Saturday, July 23, 2011

The Grindstone

But with this change in condition comes inevitably adaptations to the change. What, unless biological science is a mass of errors, is the cause of human intelligence and vigour? Hardship and freedom: conditions under which the active, strong, and subtle survive and the weaker go to the wall; conditions that put a premium upon the loyal alliance of capable men, upon self-restraint, patience, and decision.

We are kept keen on the grindstone of pain and necessity, and, it seemed to me, that here was that hateful grindstone broken at last!

H.G. Wells, The Time Machine, (Public Domain Books, 2006), Kindle Locations (400-403) & (409-20).
The Victorian Era for the United Kingdom uniquely coincides with the Gilded Age of the United States. Both periods, for their respective countries, were marked by their increase in prosperity as well as technological advances making life "easier" in a lot of regards. Of course, rapid urbanization lead to pockets of high poverty and horrible slum conditions, but overall the period is well known for its descent into decadence for those at the "top" of society. It was during this era that H.G. Wells' masterpiece, The Time Machine, was written and published. Like many of the great 'classics' of English literature, The Time Machine combines solid writing, good story telling and intriguing social commentary into one nifty package. As a result, while reading it you not only are entertained but you get the real sense of life in that society.

I can recall seeing the 1960 film version of the The Time Machine when I was a kid, but until this week I had never read the novel. Needless to say, I was quite impressed with it and look forward to reading more H.G. Wells. Without going into the story line too deeply, the 'Time Traveler' is the protagonist who communicates the story throughout the book. He had built a time machine to travel through the fourth dimension which he explained was time. In traveling forward to the year 802,701 he comes in contact with an advanced age society of which most of the book discusses. In his first attempt at explaining one portion of that future society (the Eloi) he observes the laziness and lack of hard-work by the 'people'. It is from this observation he made the quotes as I posted above.

Hardship & freedom. Pain & necessity. I am blown away by Wells' keen observation of how critical these things are for humanity. In particular, the ideals of hardship & pain stand out as critical factors that are often overlooked. Much like the Victorian Era or Gilded Age, modern society has pushed the envelope of technology further and further while increasing the luxury and comforts for the high end social classes. Life has, in many ways, never been easier. And yet much like the Time Traveler's initial views of the Eloi, this should not immediately give us comfort. What is the cause of human intelligence and vigour? It is hardship. Pain. Self-restraint. Patience. Solid decision making. Doing things only out of necessity. The results of the 'active, strong, and subtle' pushing forward. And yet, it is hard to see these characteristics anymore. More and more they are thought of as archaic as modern conveniences and luxuries have made us loathe the difficult and embrace the easy. In many ways, the idea of effort has dissolved. This is especially seen in the younger generations which I am very much a part of.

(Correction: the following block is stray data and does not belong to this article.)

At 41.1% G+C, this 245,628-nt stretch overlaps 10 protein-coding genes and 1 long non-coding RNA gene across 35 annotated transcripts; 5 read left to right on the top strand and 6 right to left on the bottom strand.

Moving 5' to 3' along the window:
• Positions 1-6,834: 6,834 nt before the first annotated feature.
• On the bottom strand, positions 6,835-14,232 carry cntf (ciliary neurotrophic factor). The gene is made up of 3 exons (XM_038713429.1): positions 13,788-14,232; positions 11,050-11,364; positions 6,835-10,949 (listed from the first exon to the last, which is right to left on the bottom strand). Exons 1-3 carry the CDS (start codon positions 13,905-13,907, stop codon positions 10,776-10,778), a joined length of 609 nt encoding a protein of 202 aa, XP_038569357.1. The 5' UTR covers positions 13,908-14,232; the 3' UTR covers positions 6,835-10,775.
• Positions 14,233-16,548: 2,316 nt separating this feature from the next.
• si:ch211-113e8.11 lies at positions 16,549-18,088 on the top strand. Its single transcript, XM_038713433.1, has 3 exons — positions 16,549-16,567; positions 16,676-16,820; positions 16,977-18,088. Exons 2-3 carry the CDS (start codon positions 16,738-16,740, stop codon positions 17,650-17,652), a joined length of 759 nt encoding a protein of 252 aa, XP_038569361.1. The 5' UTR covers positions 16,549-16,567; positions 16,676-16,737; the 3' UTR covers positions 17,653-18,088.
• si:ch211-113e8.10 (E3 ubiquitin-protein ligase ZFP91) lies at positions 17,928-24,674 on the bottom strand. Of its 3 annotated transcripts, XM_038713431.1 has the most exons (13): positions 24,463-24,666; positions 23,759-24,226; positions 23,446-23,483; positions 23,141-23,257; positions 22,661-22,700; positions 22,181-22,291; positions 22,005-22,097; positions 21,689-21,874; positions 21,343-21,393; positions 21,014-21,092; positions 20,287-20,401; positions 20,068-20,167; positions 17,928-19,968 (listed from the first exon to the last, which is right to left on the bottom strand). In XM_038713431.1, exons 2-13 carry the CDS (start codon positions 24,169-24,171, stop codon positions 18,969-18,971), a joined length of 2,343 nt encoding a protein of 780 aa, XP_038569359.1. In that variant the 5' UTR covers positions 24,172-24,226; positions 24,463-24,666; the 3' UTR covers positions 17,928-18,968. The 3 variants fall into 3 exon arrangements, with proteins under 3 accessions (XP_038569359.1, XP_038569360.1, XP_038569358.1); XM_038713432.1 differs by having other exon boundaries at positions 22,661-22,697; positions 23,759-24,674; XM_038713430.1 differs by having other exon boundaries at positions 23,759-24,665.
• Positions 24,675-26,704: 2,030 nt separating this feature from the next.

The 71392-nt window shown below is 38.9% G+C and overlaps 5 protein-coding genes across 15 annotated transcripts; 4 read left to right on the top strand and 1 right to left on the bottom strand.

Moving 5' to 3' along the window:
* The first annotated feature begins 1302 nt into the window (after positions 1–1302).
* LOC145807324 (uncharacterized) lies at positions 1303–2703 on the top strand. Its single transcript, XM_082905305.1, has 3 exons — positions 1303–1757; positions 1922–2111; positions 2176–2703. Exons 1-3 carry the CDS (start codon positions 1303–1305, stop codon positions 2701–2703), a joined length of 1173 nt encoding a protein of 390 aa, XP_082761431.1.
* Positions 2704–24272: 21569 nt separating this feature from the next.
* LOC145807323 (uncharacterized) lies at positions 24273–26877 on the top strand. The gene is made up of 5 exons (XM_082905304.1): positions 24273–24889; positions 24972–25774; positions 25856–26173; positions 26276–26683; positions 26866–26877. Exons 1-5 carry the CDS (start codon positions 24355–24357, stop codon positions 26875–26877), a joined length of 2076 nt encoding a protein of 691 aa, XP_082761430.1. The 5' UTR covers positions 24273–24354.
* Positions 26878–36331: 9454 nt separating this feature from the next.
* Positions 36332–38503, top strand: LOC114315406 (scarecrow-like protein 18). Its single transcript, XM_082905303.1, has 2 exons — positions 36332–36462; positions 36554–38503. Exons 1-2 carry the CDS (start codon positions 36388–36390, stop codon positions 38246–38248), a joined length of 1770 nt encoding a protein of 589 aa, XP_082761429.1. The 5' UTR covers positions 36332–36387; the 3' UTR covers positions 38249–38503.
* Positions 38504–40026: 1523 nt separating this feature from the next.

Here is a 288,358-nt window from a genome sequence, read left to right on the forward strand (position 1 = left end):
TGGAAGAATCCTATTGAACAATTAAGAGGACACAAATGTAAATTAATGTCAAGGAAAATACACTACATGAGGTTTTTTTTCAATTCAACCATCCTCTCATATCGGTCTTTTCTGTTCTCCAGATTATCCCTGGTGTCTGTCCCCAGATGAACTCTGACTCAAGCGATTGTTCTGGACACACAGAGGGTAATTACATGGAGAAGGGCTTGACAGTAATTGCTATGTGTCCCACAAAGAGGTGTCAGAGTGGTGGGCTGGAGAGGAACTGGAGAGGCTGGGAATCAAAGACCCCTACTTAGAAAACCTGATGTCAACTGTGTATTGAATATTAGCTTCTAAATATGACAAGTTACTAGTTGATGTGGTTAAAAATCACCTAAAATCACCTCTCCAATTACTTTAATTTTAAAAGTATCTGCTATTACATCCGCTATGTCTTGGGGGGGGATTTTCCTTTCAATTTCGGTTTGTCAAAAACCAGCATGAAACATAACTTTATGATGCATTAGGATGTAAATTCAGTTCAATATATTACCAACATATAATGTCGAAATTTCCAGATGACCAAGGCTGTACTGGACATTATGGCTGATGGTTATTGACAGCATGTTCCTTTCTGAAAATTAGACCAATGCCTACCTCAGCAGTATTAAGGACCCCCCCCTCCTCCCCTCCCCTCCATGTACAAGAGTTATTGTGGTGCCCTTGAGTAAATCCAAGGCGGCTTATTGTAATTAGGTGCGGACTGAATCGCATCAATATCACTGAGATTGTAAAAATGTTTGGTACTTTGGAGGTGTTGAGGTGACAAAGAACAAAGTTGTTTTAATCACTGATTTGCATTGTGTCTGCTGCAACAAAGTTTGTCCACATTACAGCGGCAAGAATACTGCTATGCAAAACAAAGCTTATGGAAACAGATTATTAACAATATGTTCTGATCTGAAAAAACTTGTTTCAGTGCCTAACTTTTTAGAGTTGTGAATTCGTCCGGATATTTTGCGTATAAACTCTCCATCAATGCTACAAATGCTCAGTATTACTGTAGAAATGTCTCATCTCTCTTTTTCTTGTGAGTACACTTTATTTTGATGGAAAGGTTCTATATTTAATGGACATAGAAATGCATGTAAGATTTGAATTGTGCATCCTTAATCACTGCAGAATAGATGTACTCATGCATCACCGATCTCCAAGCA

So is all hope lost? That becomes the question. The picture we have seen and continue to see is certainly bleak. However, that being said, I still believe that anything is possible. Change will take time and the push-back on hard work will always exist. But human intelligence and vigour are needed as much today as they were in 1895. And if we believe in them still then we must fight forward with the very same weapons of hardship, pain, self-restraint, patience and solid decision making. The future is ours to make - what it will actually look like depends on the here and now.